Schools across the country have been rocked by another wave of ‘TikTok protests’ as students continue to rebel against their teachers over the introduction of restrictive new rules.
Last week, there was a wave of demonstrations at schools in Yorkshire, Cornwall and Lincolnshire, as students voiced their displeasure at a series of changes to uniform and toilet policies.
The protests are believed to have been staged on TikTok and Snapchat and have since attracted millions of views, leading to more riots across the country as the trend rapidly gains traction.
While specific complaints vary from school to school, the unifying theme seems to be the introduction of increasingly strict regulations on bathroom access, which have been criticized as ‘prison rules’ by students and parents alike.
At Weston Secondary School in Southampton, students were chanting ‘toilet rights’ over the introduction of unisex toilets, which female students say made them uncomfortable.
Children have reported concern about single-sex toilets at school after their introduction in September, but claim they have been ignored by staff.
Pupil Cloe, 14, told Mail Online: ‘We don’t think it’s fair, the girls in our school don’t feel comfortable. People think it’s funny to unlock the doors while you’re inside.
‘We are trying to tell the teachers that this is not fair. We’ve tried talking to them before we make a protest, but they’re just ignoring it.’
Another 14-year-old added: ‘We’ve talked to the director about this before and they just tell you what you want to hear and don’t do anything about it.
One female student said ‘female emergencies’ meant they should be able to use the bathroom without having to wait ‘up to two hours’ for a break or lunch break.
‘You also can’t leave class to go to the bathroom, which isn’t fair to girls who are menstruating.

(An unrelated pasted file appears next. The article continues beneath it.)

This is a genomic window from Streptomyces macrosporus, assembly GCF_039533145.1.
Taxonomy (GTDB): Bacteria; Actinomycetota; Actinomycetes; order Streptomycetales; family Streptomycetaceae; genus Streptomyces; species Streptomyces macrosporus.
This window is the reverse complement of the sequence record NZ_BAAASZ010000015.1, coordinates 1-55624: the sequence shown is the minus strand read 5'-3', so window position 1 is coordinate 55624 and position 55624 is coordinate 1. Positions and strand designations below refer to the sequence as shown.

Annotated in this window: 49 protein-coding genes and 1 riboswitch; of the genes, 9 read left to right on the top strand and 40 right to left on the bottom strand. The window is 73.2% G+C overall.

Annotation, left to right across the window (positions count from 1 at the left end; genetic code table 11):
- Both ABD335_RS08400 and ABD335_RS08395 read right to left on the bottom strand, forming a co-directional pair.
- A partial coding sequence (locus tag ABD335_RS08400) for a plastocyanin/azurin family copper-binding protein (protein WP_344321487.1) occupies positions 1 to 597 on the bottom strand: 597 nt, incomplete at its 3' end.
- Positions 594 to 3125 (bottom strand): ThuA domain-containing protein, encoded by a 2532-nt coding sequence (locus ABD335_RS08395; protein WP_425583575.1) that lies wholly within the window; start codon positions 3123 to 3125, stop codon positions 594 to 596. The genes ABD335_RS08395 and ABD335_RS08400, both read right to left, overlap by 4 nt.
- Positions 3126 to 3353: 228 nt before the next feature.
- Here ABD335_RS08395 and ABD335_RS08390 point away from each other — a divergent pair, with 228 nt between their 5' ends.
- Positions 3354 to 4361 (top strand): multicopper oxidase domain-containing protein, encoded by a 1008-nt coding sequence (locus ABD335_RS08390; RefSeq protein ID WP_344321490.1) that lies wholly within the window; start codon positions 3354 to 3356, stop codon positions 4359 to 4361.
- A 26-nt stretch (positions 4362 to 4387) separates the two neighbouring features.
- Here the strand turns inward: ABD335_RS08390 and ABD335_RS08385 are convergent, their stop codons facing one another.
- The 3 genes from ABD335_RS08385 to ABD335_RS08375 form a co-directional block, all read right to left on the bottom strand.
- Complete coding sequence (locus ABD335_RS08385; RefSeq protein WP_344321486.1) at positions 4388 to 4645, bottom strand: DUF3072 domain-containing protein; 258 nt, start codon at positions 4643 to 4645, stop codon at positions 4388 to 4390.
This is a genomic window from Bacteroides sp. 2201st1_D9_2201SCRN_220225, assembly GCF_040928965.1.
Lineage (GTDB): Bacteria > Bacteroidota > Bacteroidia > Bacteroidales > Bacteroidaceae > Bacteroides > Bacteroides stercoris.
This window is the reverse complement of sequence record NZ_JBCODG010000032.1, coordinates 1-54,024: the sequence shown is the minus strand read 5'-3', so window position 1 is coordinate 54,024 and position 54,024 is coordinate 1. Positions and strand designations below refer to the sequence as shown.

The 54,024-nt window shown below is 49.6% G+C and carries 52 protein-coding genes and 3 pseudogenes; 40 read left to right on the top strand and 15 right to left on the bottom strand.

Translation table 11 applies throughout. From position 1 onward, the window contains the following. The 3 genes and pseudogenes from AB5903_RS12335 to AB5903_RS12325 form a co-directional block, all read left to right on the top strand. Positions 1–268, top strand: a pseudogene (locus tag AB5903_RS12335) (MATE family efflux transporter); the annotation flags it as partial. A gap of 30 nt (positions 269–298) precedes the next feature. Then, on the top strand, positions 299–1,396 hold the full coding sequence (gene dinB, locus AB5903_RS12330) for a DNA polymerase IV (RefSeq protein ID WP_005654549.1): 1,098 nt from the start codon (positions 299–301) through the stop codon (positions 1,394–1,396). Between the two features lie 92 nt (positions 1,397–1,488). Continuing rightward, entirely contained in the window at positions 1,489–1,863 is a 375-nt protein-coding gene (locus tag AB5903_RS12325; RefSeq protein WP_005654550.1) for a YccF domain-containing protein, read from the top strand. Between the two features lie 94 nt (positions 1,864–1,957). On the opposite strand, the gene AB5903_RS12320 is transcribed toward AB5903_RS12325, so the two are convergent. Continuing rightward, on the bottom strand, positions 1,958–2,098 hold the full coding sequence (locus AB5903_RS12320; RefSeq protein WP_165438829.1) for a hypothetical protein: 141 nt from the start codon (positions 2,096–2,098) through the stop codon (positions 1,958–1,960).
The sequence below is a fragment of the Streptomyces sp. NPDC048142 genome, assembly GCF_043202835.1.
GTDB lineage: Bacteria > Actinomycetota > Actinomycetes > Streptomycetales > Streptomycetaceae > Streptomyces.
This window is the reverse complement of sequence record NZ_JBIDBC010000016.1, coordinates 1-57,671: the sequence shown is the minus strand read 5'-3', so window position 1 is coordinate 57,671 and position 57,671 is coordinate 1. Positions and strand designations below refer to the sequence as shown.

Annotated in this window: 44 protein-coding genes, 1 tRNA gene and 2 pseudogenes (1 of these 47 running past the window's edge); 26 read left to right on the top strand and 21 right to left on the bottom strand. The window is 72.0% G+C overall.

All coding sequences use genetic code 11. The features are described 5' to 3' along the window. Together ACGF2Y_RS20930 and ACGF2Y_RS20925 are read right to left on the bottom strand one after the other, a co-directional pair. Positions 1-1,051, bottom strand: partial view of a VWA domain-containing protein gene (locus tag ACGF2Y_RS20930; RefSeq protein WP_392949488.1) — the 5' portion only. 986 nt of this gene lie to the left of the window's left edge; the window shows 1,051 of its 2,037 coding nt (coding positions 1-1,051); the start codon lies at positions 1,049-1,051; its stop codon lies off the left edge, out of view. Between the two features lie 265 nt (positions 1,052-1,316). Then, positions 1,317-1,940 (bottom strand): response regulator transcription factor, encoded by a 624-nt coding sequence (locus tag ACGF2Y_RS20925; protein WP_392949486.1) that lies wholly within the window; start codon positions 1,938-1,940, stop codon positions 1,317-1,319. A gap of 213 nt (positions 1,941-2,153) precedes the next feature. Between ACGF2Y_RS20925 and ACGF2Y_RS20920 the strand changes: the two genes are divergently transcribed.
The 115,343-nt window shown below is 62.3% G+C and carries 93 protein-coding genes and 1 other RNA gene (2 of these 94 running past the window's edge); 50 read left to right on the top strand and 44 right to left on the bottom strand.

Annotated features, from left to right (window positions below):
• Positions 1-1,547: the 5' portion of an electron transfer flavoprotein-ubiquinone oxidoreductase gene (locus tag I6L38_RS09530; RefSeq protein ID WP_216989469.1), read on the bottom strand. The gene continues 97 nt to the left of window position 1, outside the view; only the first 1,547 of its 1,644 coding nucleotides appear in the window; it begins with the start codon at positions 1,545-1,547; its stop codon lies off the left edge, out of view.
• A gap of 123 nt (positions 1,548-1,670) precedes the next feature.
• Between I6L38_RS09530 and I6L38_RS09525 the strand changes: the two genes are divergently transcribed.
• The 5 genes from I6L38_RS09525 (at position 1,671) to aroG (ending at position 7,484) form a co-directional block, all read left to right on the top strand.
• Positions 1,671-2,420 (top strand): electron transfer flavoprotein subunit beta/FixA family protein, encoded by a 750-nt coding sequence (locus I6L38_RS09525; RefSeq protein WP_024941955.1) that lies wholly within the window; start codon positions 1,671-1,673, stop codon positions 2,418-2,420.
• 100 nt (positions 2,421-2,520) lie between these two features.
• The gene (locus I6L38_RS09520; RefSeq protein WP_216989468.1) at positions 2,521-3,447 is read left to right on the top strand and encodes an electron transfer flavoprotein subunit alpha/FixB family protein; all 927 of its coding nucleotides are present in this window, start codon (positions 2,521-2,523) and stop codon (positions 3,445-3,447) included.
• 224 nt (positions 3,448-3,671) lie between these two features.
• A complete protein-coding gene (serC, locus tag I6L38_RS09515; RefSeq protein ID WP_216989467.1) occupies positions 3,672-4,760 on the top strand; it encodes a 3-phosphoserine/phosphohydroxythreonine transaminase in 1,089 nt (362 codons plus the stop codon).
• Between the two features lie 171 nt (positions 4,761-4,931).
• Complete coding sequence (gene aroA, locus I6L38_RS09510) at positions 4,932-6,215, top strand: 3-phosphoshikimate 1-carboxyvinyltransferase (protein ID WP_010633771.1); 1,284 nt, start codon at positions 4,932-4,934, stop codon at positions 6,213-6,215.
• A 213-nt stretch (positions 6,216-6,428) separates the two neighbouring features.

‘If you have a female emergency, you should be allowed to go to the bathroom when you need it.’
Meanwhile, a school in Blackpool has denied allegations of a ‘mass riot’ after students staged a protest in defiance of the school’s ground rules.
Stephen Cooke, head of Unity Academy Blackpool, said the uprisings were part of a social media trend that had seen students ‘ranting’ about issues that concern them, not conforming and going to classes as they normally would.
Cooke said the trend started last week and has since picked up momentum over the weekend.
He added, ‘The student voice is important to the academy and to ensure that all students have the opportunity to share concerns, the form time was extended this morning by ten minutes to provide an opportunity for students to share these concerns, that colleagues committed to answer later this week.
‘Despite offering opportunities this morning, a very small number of the school population (less than 5 percent) chose to participate in a protest by not going to class after the lunch break.
‘The number of students quickly decreased and they were supervised by the staff at all times. The ‘protest’ lasted for around 15 minutes before being brought to a calm conclusion by staff.’
Elsewhere at Shenfield High School in Essex, footage showed students stomping on books and overturning chairs in the school’s hallways, although it’s unclear exactly what the students were protesting.
Last week, riot police were called to Richmond School in North Yorkshire after students started dropping fire extinguishers and breaking down doors.
Local reports suggest that a tree was set on fire, teachers were pushed and windows were smashed during the rampage.
A parent of a pupil at Haven High in Lincolnshire, who also saw protests last week, said the unrest came after children were told they could not use the toilet during lessons.
They said: ‘For some strange reason, the principal seems to be playing prison rules at school, where hallways and toilet blocks are locked during school hours.
‘If they need the bathroom or anything, they have to go through this teacher and that teacher, it’s like a prison there. They cannot wear any type of jewelry or makeup. If cell phones are on, they will be confiscated until after school.
‘All the students protested and went to the school field. Some teachers were trying to get them back, but they were saying ‘no’.’
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